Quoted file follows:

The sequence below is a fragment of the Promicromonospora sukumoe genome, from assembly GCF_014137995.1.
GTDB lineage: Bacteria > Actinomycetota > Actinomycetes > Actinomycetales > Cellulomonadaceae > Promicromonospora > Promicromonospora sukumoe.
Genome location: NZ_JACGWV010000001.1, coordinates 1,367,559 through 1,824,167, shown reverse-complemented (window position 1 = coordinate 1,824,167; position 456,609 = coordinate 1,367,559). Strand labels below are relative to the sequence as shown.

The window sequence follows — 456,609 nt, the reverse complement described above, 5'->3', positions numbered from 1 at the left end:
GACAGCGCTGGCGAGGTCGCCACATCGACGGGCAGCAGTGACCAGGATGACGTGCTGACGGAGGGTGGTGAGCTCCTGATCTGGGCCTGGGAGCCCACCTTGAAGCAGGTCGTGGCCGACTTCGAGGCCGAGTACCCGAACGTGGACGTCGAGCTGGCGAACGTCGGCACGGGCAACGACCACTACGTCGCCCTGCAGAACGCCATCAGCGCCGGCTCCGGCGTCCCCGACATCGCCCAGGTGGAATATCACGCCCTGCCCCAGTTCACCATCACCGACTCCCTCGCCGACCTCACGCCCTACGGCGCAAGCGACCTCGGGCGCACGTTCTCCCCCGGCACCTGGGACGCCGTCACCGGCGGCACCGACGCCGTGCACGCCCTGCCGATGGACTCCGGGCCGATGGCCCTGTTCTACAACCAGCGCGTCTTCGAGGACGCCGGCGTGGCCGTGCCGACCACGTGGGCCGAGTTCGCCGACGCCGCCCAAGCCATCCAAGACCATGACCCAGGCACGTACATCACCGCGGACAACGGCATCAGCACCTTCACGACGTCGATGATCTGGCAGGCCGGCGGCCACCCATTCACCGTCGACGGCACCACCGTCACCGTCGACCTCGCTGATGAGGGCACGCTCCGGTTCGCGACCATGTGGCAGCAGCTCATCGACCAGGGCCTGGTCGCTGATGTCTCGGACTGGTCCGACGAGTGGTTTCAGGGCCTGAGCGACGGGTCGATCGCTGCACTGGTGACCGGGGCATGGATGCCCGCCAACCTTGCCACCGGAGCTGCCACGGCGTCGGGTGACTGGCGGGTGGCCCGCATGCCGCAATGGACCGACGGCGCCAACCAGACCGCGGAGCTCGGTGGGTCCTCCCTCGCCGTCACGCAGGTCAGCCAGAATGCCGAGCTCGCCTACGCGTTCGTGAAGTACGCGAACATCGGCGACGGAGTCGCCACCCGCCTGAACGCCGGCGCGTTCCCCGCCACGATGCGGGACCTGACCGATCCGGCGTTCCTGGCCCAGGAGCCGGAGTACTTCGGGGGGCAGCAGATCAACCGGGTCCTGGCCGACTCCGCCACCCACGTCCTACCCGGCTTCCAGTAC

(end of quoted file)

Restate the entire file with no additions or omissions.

The sequence below is a fragment of the Promicromonospora sukumoe genome, from assembly GCF_014137995.1.
GTDB lineage: Bacteria > Actinomycetota > Actinomycetes > Actinomycetales > Cellulomonadaceae > Promicromonospora > Promicromonospora sukumoe.
Genome location: NZ_JACGWV010000001.1, coordinates 1,367,559 through 1,824,167, shown reverse-complemented (window position 1 = coordinate 1,824,167; position 456,609 = coordinate 1,367,559). Strand labels below are relative to the sequence as shown.

The window sequence follows — 456,609 nt, the reverse complement described above, 5'->3', positions numbered from 1 at the left end:
GACAGCGCTGGCGAGGTCGCCACATCGACGGGCAGCAGTGACCAGGATGACGTGCTGACGGAGGGTGGTGAGCTCCTGATCTGGGCCTGGGAGCCCACCTTGAAGCAGGTCGTGGCCGACTTCGAGGCCGAGTACCCGAACGTGGACGTCGAGCTGGCGAACGTCGGCACGGGCAACGACCACTACGTCGCCCTGCAGAACGCCATCAGCGCCGGCTCCGGCGTCCCCGACATCGCCCAGGTGGAATATCACGCCCTGCCCCAGTTCACCATCACCGACTCCCTCGCCGACCTCACGCCCTACGGCGCAAGCGACCTCGGGCGCACGTTCTCCCCCGGCACCTGGGACGCCGTCACCGGCGGCACCGACGCCGTGCACGCCCTGCCGATGGACTCCGGGCCGATGGCCCTGTTCTACAACCAGCGCGTCTTCGAGGACGCCGGCGTGGCCGTGCCGACCACGTGGGCCGAGTTCGCCGACGCCGCCCAAGCCATCCAAGACCATGACCCAGGCACGTACATCACCGCGGACAACGGCATCAGCACCTTCACGACGTCGATGATCTGGCAGGCCGGCGGCCACCCATTCACCGTCGACGGCACCACCGTCACCGTCGACCTCGCTGATGAGGGCACGCTCCGGTTCGCGACCATGTGGCAGCAGCTCATCGACCAGGGCCTGGTCGCTGATGTCTCGGACTGGTCCGACGAGTGGTTTCAGGGCCTGAGCGACGGGTCGATCGCTGCACTGGTGACCGGGGCATGGATGCCCGCCAACCTTGCCACCGGAGCTGCCACGGCGTCGGGTGACTGGCGGGTGGCCCGCATGCCGCAATGGACCGACGGCGCCAACCAGACCGCGGAGCTCGGTGGGTCCTCCCTCGCCGTCACGCAGGTCAGCCAGAATGCCGAGCTCGCCTACGCGTTCGTGAAGTACGCGAACATCGGCGACGGAGTCGCCACCCGCCTGAACGCCGGCGCGTTCCCCGCCACGATGCGGGACCTGACCGATCCGGCGTTCCTGGCCCAGGAGCCGGAGTACTTCGGGGGGCAGCAGATCAACCGGGTCCTGGCCGACTCCGCCACCCACGTCCTACCCGGCTTCCAGTAC